Which trans women get talked about in the media - and how


Which trans women get talked about in the media - and how


disclaimer: i must admit, i try to avoid arguments that begin with “why are talking about THIS when THIS is happening?!” but it has been on my mind for far too long and i can’t shake this. no, i’m not the best person to write about this, but i can’t find anyone else who has expressed similar concerns about it so i’m going to put it out there.

important note: this is not intented to criticize trans women, or the choices of one trans women over another; it is a criticism of which stories about trans women get told, and why. it is a criticism of silence. it arguing for a space in newspapers, on televisions, on the radio, and online for productive discussions about how dismantle institutional forms of transphobia, racism, and intersecting systems of oppression.

jenna talackova’s story, in short:

the Miss Universe Organization will allow Jenna Talackova, a transgender woman, to compete in the Miss Universe Canada pageant.
“provided she meets the legal gender recognition requirements of Canada, and the standards established by other international competitions.”

cece macdonald’s story, in short:

Chrishaun “CeCe” McDonald is a young African American transgender woman who is charged with two counts of “second degree murder” after an incident that began when she was violently assaulted because of her gender and race. 

unfortunately, if you know anything about oppression you wouldn’t be surprised to know which story is front-page news, and which one isn’t being talked about at all. talking about what happened to cece means confronting instituional racism and transphobia.

when you google “cece macdonald,” you get 3 680 results.

when you google “jenna talackova,” you get 6 290 000 results.

asking to be allowed to participate in a beauty pageant, and being granted permission even though you were forcibly assigned male at birth, is perceived as revolutionary, forward-thinking, wonderful. jenna gets invited to talk shows, she gets her photo and name published thousands of times. she fought for the right to live her life the way she chooses to.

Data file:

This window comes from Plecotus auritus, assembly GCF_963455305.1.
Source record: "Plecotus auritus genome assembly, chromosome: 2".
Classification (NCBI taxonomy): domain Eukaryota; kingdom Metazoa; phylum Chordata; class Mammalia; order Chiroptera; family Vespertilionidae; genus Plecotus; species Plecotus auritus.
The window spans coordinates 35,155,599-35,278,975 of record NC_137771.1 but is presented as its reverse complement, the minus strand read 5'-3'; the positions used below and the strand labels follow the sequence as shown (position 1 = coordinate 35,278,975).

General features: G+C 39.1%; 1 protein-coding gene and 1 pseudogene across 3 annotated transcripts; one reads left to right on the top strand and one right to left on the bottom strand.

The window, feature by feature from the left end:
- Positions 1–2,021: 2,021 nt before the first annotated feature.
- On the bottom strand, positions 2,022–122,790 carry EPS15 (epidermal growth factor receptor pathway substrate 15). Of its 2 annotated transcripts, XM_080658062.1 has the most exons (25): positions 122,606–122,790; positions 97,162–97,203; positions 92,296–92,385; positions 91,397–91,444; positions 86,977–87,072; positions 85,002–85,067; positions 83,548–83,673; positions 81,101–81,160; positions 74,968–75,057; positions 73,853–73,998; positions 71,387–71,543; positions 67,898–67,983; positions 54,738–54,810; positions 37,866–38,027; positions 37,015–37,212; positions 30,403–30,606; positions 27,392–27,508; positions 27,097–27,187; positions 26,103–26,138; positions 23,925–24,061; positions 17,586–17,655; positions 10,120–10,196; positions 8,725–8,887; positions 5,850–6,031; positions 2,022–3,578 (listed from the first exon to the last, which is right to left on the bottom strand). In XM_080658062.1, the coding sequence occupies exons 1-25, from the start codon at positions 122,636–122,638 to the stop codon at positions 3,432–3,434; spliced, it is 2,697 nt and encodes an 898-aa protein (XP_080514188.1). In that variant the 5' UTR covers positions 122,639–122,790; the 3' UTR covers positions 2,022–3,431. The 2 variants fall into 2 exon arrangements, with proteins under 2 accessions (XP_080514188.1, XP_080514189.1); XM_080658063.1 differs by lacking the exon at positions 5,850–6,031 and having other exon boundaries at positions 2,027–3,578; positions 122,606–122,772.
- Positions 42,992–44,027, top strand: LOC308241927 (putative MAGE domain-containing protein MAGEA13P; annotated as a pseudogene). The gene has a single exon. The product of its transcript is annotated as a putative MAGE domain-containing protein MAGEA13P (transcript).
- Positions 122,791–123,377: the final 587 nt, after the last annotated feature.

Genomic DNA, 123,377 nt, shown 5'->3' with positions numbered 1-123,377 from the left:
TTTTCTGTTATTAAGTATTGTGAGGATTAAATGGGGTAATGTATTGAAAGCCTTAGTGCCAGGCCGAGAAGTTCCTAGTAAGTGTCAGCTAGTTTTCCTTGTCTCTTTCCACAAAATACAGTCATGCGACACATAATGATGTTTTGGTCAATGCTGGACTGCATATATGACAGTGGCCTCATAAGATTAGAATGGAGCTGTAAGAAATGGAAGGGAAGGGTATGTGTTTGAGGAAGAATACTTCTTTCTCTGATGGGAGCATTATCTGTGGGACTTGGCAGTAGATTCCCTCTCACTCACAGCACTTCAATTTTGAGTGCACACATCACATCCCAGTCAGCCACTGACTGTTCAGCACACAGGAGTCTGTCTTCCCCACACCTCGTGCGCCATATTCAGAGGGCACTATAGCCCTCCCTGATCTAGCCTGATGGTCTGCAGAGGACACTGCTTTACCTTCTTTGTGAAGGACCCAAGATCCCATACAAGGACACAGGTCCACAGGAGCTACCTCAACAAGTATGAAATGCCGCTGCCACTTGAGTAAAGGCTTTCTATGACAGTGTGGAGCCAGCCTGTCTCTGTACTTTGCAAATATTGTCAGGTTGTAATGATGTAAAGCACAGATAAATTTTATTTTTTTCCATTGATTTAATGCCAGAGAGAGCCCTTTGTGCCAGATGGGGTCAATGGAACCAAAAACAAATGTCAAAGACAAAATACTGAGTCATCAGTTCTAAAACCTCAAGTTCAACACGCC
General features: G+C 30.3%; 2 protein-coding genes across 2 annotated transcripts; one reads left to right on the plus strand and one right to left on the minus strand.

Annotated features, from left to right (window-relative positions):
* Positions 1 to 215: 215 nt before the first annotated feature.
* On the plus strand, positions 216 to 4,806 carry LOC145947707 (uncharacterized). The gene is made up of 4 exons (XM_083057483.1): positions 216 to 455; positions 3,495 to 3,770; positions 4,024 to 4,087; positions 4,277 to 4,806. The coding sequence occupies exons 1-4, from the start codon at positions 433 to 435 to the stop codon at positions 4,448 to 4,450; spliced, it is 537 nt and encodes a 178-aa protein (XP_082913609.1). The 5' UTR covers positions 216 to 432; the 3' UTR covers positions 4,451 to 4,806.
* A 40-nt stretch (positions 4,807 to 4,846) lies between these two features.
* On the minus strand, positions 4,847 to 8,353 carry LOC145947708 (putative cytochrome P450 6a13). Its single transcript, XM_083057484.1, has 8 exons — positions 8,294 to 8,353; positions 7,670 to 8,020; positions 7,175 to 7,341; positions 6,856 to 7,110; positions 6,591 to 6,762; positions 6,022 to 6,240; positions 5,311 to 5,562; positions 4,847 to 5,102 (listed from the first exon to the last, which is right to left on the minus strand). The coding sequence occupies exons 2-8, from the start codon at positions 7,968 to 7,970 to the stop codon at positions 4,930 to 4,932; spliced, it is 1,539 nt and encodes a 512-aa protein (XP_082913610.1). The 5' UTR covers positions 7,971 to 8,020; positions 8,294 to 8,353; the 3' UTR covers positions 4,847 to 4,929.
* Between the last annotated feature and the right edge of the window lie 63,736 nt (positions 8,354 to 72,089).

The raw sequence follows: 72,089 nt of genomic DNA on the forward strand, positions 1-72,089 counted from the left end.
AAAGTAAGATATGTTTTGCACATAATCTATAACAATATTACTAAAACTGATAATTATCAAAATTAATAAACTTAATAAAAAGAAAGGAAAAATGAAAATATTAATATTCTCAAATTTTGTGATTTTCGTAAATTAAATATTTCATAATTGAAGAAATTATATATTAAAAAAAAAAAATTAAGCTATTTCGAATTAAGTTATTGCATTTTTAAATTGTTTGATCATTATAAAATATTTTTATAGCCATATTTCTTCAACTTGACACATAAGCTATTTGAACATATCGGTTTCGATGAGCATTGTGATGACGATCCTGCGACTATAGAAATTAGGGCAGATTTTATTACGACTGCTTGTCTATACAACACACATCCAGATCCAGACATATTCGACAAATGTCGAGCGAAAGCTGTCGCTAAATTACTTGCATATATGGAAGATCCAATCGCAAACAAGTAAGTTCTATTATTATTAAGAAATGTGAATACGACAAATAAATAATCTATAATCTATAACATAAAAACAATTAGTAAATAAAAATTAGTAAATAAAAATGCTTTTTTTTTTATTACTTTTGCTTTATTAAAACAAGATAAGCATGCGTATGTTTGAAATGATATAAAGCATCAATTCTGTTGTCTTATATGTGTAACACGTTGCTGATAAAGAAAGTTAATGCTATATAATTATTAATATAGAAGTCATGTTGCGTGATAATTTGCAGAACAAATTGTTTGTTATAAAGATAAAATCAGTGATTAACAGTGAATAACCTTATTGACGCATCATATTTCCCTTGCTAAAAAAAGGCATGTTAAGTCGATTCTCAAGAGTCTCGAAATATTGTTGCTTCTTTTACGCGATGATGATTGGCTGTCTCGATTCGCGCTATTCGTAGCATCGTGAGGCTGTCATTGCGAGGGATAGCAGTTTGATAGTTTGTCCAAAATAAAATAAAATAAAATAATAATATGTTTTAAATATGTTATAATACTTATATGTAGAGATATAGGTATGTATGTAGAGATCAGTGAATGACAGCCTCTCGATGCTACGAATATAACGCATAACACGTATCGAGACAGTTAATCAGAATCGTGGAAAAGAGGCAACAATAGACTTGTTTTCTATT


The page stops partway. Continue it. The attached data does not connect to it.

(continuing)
but what about cece? asking people to question and challenge the legal system that puts an african-american trans woman behind bars, charges her with murder, for defending herself against racist & transphobic slurs and physical attacks? no. that’s asking too much. that’s too complicated. “we don’t know the whole story,” they say.

do we not want to hear or challenge the stories that are too “complicated?” people don’t see one simple solution in the case of cece macdonald. it’s not a happy subheadline with an accompanying glamour shot. it’s not a matter of one rich white guy changing a rule after being pestered by a few LGBT organizations and having the financial means of filing a law suit.

in this case, you can’t even use the argument of the big bad mainstream media turning a blind eye. look at gay media outlets, too, and you’ll find radio silence. the advocate, “the world’s leading source for LGBT news and entertainment,” has three full-length articles about jenna tacklova. and when you search for cece? nothing. most of where i’ve found this information has been through tumblr and twitter.



TELL CECE’S STORY, because not enough people know her name or her story.

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